She started to apologize for the tears, but then she said, “No.  Actually, I’m so grateful for these tender tears, and I hope I never lose them.”

I understood completely, and thought about her as I drove home from the retreat, praying for her.

I woke up totally exhausted Sunday morning.  I fell asleep forgetting to pray for Robert before bed like I try to do on Saturday nights.  I also try and have his breakfast all ready on Sunday mornings, but barely pulled myself out of bed to send him off to church before the early service yesterday.

I was finally awake by the second service. The sermon was on Matthew 6, and highly convicting.  Secret prayer life.  Secret giving. Don’t let your left hand know what your right hand is doing. Look your best while fasting.

It came time for Communion. I heard the familiar words of institution, and watched the bread being broken. I received my bread and juice and sat down taking them in one at a time.  I thought about His body broken. His blood spilled.  For me.

And this doesn’t always happen, but it’s happening more and more.  Tender tears falling.

I thought of my new friend from the retreat.

Yes, I’m so grateful for these tender tears.  May they come more frequently over what He’s done for me.  May I never lose them.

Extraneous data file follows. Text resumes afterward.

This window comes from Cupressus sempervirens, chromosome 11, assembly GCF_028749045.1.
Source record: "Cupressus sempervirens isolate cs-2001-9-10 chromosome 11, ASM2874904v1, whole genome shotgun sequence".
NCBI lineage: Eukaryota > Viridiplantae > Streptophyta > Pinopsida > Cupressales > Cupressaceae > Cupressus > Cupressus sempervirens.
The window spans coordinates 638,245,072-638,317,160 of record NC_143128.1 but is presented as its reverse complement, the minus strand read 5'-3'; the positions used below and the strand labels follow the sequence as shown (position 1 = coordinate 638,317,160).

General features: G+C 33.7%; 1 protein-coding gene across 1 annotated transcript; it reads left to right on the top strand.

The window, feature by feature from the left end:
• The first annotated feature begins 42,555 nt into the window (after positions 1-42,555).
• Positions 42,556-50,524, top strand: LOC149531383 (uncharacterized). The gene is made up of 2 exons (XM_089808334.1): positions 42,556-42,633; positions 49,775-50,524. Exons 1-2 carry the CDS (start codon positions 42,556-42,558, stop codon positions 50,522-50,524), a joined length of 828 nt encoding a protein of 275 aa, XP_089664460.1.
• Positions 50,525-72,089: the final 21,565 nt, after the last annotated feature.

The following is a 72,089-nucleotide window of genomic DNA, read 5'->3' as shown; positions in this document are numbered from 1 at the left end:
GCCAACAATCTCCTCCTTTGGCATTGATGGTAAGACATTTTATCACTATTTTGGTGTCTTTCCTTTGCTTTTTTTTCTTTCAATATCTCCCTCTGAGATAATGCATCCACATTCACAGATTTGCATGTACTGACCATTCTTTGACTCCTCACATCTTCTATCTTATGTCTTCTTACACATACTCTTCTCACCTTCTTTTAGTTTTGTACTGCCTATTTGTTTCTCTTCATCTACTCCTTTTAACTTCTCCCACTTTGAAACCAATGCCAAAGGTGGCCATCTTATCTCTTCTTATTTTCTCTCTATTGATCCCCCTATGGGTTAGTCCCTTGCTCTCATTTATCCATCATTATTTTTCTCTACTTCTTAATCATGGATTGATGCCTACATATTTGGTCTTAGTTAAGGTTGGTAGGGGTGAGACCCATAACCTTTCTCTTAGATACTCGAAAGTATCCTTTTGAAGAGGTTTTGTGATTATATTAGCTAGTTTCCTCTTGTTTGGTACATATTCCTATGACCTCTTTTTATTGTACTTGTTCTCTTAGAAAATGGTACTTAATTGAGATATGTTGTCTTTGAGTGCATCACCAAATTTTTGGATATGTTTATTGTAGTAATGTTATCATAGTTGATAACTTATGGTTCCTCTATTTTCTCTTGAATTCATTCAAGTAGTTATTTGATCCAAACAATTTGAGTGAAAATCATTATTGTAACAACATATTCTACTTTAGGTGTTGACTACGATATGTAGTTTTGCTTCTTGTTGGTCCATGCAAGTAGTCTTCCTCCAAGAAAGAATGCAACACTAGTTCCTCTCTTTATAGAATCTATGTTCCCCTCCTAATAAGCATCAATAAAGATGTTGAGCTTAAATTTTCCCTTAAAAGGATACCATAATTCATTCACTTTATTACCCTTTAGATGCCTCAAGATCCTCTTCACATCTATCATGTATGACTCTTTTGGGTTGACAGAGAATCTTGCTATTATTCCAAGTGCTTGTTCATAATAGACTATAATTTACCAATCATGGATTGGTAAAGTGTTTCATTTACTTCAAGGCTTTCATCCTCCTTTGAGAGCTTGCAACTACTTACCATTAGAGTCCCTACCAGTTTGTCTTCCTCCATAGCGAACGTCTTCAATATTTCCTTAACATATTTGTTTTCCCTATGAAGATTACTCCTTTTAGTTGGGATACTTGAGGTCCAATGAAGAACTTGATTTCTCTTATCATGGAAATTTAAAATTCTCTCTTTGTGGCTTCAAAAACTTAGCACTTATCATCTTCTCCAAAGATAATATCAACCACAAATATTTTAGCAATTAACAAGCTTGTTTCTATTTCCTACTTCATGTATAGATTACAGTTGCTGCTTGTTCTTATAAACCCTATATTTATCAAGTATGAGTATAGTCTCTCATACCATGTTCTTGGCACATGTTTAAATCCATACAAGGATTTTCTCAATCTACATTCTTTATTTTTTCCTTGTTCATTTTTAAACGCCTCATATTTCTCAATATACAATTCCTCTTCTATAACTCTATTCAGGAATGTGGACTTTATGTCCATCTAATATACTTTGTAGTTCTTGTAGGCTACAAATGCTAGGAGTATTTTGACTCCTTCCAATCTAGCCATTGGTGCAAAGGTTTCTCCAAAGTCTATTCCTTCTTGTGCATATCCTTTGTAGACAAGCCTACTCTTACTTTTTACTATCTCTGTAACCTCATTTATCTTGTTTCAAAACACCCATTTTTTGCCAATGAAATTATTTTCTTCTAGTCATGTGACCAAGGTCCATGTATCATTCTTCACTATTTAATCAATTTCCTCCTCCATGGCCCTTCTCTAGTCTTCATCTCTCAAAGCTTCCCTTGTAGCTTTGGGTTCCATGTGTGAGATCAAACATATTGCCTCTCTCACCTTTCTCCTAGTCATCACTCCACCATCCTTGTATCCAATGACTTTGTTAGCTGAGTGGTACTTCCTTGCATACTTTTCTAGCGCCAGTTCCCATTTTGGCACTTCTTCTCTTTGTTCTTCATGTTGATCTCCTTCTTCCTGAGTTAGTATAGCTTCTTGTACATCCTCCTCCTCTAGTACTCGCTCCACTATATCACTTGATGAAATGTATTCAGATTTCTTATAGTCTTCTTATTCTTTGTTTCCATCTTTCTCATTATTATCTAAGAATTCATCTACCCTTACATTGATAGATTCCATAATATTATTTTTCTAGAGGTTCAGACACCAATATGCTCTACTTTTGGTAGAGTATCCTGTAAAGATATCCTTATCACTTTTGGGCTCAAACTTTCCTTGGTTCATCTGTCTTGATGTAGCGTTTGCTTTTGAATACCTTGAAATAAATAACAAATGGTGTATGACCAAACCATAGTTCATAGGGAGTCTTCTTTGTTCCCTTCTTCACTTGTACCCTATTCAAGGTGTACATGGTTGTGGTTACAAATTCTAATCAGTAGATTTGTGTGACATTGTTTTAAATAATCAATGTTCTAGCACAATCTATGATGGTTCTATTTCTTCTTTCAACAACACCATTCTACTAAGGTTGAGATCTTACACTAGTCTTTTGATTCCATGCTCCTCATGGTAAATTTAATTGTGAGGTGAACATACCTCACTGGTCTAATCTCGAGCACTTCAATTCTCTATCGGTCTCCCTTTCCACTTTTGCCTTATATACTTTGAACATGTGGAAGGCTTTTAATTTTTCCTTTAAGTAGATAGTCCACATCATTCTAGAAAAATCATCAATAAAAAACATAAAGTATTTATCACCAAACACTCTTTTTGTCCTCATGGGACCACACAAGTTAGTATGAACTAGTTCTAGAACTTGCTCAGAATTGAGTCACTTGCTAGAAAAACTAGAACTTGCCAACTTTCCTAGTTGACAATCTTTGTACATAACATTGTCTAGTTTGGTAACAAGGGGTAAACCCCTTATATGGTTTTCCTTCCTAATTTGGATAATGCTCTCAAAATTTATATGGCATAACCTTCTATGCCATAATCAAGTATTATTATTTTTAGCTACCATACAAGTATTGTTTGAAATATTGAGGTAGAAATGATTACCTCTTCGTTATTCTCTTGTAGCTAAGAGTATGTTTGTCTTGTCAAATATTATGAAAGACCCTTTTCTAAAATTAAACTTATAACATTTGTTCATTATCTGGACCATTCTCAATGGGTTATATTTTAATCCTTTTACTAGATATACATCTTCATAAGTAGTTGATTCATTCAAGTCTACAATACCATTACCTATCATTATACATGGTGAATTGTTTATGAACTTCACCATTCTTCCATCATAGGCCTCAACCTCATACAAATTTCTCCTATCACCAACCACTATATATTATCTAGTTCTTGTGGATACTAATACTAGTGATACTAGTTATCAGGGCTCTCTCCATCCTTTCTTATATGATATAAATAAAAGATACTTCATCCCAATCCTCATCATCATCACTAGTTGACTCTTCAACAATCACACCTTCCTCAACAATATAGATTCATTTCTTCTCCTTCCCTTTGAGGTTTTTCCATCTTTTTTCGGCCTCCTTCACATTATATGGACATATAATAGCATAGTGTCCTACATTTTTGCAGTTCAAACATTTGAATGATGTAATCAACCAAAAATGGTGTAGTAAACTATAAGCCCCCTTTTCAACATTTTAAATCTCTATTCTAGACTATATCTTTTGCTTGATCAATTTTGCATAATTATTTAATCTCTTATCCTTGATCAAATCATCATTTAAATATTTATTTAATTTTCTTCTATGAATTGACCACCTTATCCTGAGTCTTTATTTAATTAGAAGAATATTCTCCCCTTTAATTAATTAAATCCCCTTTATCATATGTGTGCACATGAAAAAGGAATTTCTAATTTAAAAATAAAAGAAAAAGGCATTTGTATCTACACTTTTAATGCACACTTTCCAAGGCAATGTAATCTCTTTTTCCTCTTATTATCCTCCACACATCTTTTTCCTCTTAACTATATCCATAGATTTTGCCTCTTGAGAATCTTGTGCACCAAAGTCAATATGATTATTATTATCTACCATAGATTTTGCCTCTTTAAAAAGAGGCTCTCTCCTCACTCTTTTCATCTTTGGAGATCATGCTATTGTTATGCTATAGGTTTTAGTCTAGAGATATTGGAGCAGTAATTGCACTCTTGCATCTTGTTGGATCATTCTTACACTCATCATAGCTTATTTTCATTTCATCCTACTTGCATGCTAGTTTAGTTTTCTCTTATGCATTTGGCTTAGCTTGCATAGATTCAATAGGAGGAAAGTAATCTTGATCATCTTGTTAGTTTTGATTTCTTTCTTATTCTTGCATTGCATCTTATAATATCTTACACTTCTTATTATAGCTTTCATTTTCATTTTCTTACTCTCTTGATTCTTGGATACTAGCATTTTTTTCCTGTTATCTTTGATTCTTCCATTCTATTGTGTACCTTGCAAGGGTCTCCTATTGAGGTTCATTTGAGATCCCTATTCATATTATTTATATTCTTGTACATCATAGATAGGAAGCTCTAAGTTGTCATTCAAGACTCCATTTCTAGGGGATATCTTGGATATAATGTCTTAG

Perfume and Palms {Lent day #41}

I know that yesterday was also “Day #40” but I just realized that I skipped from #26 to #28 a while back, so today is really day 40, and maybe I’ll go back and change the numbers of the posts at some point!?!

Today is Palm Sunday.  When I get to church in a little while, Joe will be at the front door handing out Palm leaves.  Cindy and Ben will be joining him this year, I hear ~ making sure that everyone gets a leaf. I’ve come to love and anticipate this, and I’ve already told you that I love this week of celebration more than any other during the year.

Kayla drew this picture last year.  This morning I re-read the account of Jesus riding into Jerusalem on a donkey, the crowds gathering, the coats and tree branches lining His path, the shouting and cheering of the coming  King.  It was a selfish celebration, though.  I don’t think the people were really celebrating WHO Jesus was, but rather WHAT He could accomplish on their behalf to make their lives more pleasant. But Jesus still allowed this ignorant praise and honor.